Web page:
Manchester United, perhaps, will think it was unlucky. It will think of the welter of chances it missed at the beginning of the second half. It may wonder whether things might have been different had it not been for fatigue, had it had a more straightforward end to the season – or had Ole Gunnar Solskjaer rotated more. And perhaps it would have a point. But Sevilla’s progress to the Europa League final via a 2-1 victory also exposed familiar flaws in Solskjaer’s side.
This is very much Sevilla’s competition. It has won it five times since 2006 and is already the most successful side in the competition’s history. It rode its luck to an extent here — this certainly wasn’t anything like the beating it handed out to Jose Mourinho’s United two years ago — but it was incisive in wide areas and, when called upon to defend, it did so with discipline and courage. It will face either Inter or Shakhtar in Friday’s final.
For United, there was a sense that this is a season that has dwindled to anti-climax. It has finished far more strongly than seemed likely in January, and it did achieve its primary objective of qualifying for next season’s Champions League. But it was poor in the FA Cup semifinal against Chelsea, it rather limped over the line in the league, and it was wasteful both against F.C. Copenhagen in the quarterfinal and here. And the end result is the club's third consecutive trophy-less season.
United went ahead after nine minutes with yet another penalty, its 22nd of the season. There’s been much grumbling about the frequency with which it is awarded penalties, but if you have fast forwards who break into the box, they do often get fouled. There was little doubt about this one – albeit it’s the sort of foul that is often missed. Marcus Rashford’s shot had been saved when Diego Carlos clattered into him. Bruno Fernandes, who hasn’t missed a penalty since 2016, scored his eighth from the spot for United.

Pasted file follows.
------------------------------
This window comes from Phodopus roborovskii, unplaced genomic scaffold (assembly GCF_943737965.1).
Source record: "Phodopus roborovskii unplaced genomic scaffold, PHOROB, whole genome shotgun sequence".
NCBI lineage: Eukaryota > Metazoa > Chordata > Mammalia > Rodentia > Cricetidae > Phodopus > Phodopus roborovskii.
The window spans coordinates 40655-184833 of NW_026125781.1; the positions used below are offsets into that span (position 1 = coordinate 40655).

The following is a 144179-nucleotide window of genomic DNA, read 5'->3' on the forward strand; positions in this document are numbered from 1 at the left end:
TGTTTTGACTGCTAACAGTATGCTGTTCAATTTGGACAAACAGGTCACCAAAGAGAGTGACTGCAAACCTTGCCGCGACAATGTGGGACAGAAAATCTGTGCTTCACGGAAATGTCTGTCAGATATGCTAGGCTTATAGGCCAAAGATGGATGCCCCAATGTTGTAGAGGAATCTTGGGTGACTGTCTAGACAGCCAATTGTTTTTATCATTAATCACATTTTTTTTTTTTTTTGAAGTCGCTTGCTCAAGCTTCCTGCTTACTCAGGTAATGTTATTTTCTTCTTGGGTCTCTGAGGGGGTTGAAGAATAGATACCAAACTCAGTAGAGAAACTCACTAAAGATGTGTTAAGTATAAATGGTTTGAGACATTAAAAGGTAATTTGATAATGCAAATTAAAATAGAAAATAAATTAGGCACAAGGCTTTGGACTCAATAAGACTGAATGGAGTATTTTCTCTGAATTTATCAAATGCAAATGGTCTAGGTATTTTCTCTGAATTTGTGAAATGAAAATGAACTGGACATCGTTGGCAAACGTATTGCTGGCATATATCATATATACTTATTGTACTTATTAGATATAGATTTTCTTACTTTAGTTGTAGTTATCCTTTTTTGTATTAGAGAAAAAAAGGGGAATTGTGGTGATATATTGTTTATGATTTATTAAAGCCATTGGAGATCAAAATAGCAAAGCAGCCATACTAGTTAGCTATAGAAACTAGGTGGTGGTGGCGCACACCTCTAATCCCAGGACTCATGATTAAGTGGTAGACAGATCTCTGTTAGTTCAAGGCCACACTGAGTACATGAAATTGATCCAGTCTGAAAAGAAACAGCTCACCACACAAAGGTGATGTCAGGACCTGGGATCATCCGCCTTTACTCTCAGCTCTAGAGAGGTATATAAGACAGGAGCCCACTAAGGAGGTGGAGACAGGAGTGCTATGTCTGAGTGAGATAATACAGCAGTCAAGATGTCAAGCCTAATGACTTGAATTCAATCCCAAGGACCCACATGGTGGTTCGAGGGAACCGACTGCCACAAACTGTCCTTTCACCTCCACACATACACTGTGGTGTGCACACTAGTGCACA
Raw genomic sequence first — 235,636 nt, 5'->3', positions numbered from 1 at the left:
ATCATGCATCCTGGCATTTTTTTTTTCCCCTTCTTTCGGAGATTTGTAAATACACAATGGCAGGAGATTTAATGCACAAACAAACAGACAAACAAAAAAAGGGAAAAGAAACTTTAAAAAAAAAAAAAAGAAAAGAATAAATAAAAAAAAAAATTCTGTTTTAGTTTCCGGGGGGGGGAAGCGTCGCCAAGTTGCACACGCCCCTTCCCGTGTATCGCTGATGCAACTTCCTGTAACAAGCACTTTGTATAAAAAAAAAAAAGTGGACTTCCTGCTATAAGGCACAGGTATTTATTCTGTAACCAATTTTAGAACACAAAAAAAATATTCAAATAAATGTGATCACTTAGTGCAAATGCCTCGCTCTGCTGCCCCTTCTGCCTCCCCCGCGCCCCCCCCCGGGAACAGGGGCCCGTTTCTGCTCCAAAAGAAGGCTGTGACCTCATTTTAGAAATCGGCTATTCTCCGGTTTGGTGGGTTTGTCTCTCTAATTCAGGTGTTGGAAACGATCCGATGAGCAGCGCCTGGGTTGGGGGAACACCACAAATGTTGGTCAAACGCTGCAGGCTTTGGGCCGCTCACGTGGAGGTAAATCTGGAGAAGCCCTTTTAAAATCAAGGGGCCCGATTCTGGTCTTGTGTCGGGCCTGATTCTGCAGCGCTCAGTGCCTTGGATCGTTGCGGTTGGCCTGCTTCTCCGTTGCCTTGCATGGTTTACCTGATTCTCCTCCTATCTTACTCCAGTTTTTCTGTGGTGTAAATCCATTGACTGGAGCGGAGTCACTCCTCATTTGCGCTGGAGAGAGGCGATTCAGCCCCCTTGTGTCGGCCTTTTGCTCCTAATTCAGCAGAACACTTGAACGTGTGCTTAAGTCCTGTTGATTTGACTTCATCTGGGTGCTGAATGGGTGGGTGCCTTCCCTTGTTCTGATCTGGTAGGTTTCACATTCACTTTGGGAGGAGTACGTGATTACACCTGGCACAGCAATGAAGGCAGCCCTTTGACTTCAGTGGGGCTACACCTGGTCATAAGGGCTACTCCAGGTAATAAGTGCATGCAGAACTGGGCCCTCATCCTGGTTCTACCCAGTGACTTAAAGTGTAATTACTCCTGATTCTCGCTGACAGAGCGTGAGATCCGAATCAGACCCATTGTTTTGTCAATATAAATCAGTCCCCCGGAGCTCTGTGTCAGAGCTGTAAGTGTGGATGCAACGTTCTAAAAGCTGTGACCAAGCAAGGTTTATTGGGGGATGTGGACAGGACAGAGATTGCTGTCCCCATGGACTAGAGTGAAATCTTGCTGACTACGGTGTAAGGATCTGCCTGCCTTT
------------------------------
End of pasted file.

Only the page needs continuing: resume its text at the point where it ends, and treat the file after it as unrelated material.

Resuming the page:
At that point, United seemed in control, regularly getting in behind the Sevilla fullbacks. But the advantage of having fullbacks who push on gradually became increasingly apparent as the half went on. Lucas Ocampos, who had headed in the winner against Wolves, released Sergio Reguilón down the left and his cross was turned in at the back post by former Liverpool midfielder Suso.
But United kept wasting chances, particularly on the break. Rashford, in particular, has seemed weirdly short of confidence this past three or four weeks. Solskjaer is a manager who likes to play on the break, but he is also one who eschews practiced patterns of play in the final third, preferring to let players improvise. And that means that if any player’s decision-making drops for any reason, the tendency will always be to overplay or to be caught in two minds because the right option isn’t automatic.
The pattern of the second half was very different, as United took control. For a quarter of an hour it bombarded the Sevilla goal, but the goalkeeper Bono and various defenders managed to keep getting something on the way. With each passing opportunity, United became more unsettled. Rashford was booked for flinging the ball down, Mason Greenwood repeatedly tried to do too much. The composure that marks out the very best sides disappeared, weariness set in and Sevilla took advantage.
When it came, the winner was almost laughably simple. This time it was the other fullback Jesus Navas, once of Manchester City, who found space to cross beyond Aaron Wan-Bissaka, and Luuk De Jong, weirdly unmarked as Victor Lindelof was caught dozing, nodded in. The angry exchange that followed between Bruno Fernandes and Lindelof spoke of the Portuguese midfielder’s frustration.
And that has been the troubling undercurrent even in Solskjaer’s blessed period from February onwards — in which time this was only a second defeat. There have been occasional defensive aberrations and United has understandably been linked with numerous targets to partner Harry Maguire. And the forward line, potent as it is in full flow, is susceptible to glitches because it doesn’t have those practiced moves to fall back on. That, really, has been the big doubt about Solskjaer from the start.
Although it may be the bigger issue is simply the number of players in the squad in who he has faith. With three or four more signings, fatigue would be less of an issue, and those out of form could be rotated. So the season ends with United feeling much more buoyant than it did at the turn of the year, but having not quite lived up to what seemed possible a month ago.